Describing how disabling migraine attacks are to someone who doesn’t understand migraine can border on impossible. You know the responses: “It’s only a headache,” “Think positively and your migraines will go away,” “You just need to work harder at having a life and then you’ll feel better.” We live in a culture where illness is something to be triumphed over, where the power of positive thinking is confused with magical thinking, where people are praised for not letting illness slow them down. Debilitating illness is not in our society’s vocabulary.
An illness like migraine has the added obstacle that non-migraineurs think they know what it feels like. Headache and migraine are used as interchangeable synonyms. Because someone knows what a headache feels like, they assume migraine pain feels the same or maybe a little worse. Even those who grasp that head pain is not the only migraine symptom have trouble understanding how debilitating those other symptoms can be and that the pain itself is often excruciating.
Although I’ve always understood that severe head pain is miserable, I haven’t always comprehended how ravaging illness can be. Before migraine became a daily fixture in my life, I had a constant headache that I stubbornly ignored. I’d lose a few nights a week to “bad headaches” and occasionally miss several days (or a week) of school or work with a mysterious illness that caused massive nausea and dizziness, but mostly I pushed through out of sheer will. This was my paradigm of illness (though I didn’t even think of it as illness then, it was just normal) and, despite being a fairly empathic person, I couldn’t understand when other people’s activities were curtailed by illness.
During this time, I went shopping in Mexico with a loved one who had breast cancer. When she declared she was worn out after hours of shopping, I wheedled with her to let me check one more store for the Mexican vanilla I so love to bake with. She was reluctant, but I cajoled and she acquiesced. I knew she was sick and tired, but I had absolutely no idea what she felt like. I only knew that I pushed through pain regularly and assumed anyone else could do it, too.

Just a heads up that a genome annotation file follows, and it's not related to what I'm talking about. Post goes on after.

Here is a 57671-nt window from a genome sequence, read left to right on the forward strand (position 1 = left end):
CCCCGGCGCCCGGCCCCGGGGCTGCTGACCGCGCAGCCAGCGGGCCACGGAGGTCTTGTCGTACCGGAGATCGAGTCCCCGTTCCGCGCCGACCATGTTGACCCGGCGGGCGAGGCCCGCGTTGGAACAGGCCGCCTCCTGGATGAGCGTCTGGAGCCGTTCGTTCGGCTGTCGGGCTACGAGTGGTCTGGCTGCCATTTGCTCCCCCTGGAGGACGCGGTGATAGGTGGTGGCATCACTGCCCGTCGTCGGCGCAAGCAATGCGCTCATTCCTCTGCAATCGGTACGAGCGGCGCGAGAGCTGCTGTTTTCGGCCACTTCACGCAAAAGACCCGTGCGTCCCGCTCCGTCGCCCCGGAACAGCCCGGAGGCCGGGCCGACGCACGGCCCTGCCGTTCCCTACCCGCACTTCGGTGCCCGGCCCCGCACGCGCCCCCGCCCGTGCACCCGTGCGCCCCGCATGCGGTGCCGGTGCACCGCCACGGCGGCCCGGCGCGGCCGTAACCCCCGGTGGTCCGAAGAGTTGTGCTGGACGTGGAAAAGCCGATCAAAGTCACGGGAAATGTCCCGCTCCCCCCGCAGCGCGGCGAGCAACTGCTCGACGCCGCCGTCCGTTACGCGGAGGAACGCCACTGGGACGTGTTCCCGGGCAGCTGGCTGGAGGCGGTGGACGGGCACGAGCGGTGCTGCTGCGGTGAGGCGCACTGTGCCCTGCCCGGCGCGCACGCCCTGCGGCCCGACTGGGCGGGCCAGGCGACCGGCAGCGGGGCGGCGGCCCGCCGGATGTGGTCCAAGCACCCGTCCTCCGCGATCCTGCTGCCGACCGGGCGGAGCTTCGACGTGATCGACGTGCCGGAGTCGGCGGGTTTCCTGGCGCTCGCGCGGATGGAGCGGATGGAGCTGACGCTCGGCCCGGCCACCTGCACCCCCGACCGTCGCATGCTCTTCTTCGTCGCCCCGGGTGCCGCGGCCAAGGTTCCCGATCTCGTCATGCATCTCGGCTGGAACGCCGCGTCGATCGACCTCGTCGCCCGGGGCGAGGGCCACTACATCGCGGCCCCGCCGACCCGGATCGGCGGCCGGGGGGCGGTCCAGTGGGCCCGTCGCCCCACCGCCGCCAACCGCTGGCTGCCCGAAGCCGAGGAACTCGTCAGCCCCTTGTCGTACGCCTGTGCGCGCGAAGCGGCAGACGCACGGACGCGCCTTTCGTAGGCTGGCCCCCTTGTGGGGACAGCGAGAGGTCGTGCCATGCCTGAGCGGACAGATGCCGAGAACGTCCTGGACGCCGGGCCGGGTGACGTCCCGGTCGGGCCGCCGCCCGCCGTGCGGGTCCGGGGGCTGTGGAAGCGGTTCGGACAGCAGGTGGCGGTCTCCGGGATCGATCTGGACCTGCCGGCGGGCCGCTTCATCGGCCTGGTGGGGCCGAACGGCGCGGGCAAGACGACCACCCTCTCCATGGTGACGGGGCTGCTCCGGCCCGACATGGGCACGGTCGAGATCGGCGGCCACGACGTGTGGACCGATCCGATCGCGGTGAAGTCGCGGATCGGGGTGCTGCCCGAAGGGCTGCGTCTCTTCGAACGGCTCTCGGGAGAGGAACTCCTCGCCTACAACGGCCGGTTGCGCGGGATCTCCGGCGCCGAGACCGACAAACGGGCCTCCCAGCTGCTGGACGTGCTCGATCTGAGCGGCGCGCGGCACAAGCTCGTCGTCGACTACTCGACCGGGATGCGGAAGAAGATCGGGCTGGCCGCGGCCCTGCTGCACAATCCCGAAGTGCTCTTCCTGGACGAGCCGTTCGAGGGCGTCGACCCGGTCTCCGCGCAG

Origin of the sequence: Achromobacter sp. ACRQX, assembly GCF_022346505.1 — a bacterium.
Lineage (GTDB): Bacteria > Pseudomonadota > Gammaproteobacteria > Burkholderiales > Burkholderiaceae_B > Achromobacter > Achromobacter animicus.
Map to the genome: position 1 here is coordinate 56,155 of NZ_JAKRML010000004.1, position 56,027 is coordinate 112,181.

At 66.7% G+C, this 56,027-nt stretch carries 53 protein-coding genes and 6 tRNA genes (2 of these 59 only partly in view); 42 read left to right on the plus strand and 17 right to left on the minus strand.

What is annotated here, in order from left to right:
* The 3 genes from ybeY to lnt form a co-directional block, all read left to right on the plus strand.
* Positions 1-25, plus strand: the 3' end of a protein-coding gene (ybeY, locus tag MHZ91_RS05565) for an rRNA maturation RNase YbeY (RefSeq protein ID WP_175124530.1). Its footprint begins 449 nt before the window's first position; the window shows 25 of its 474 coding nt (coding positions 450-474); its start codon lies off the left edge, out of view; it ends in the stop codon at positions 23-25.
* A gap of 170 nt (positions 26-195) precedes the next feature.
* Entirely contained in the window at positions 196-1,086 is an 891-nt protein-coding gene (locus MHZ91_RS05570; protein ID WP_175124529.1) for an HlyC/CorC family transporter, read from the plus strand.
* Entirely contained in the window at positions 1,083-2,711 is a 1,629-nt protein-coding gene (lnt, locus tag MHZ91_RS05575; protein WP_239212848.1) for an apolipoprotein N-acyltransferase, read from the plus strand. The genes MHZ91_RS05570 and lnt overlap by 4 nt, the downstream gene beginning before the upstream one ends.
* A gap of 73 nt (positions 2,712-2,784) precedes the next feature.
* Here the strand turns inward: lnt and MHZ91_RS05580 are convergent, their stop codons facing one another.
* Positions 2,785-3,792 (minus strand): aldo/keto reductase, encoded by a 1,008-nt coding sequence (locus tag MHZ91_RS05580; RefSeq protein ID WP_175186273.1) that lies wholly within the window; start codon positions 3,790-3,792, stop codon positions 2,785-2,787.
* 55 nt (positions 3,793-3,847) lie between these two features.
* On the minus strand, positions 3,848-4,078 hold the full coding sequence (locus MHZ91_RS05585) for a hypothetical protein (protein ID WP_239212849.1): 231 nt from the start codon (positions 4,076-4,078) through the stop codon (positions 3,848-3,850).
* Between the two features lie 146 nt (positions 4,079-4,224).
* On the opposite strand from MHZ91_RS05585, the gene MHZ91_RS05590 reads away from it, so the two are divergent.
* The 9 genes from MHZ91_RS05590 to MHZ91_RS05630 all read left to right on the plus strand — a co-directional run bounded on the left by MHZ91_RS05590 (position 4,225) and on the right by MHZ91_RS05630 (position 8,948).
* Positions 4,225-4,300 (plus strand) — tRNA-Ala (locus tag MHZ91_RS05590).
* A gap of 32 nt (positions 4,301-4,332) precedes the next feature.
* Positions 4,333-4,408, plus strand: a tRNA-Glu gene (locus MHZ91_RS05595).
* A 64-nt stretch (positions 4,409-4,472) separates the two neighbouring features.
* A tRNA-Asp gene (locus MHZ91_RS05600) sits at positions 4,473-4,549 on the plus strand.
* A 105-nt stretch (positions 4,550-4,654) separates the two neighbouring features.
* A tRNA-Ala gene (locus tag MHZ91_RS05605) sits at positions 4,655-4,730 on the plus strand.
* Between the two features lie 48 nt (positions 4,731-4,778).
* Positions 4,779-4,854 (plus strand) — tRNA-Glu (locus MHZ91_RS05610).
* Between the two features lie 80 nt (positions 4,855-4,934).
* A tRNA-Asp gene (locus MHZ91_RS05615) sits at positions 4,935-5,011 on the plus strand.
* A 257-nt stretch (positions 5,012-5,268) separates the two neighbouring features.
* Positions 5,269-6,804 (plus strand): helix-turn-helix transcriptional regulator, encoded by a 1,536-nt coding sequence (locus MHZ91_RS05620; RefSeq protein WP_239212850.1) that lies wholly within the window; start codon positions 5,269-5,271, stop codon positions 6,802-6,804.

I cringe now at how I ignored her expressed limits and insisted on getting my way even though she was exhausted. I didn’t invalidate her needs intentionally, but because it was the only thing I knew to do. Everyone assumes other people have the same physical abilities they do. Even if those abilities are diminished, like mine were regularly around the time of that shopping trip, it is difficult to imagine a physical experience that’s not identical our own.
This story comes to mind when I hear of someone whose friends or families say something crass or ignorant about migraine. They simply don’t get it. Putting yourself in someone else’s shoes in always hard. That exercise is doubly difficult when you’re trying to imagine not only an unfamiliar physical experience, but the restrictions that experience imposes. For some people, it’s utterly unfathomable.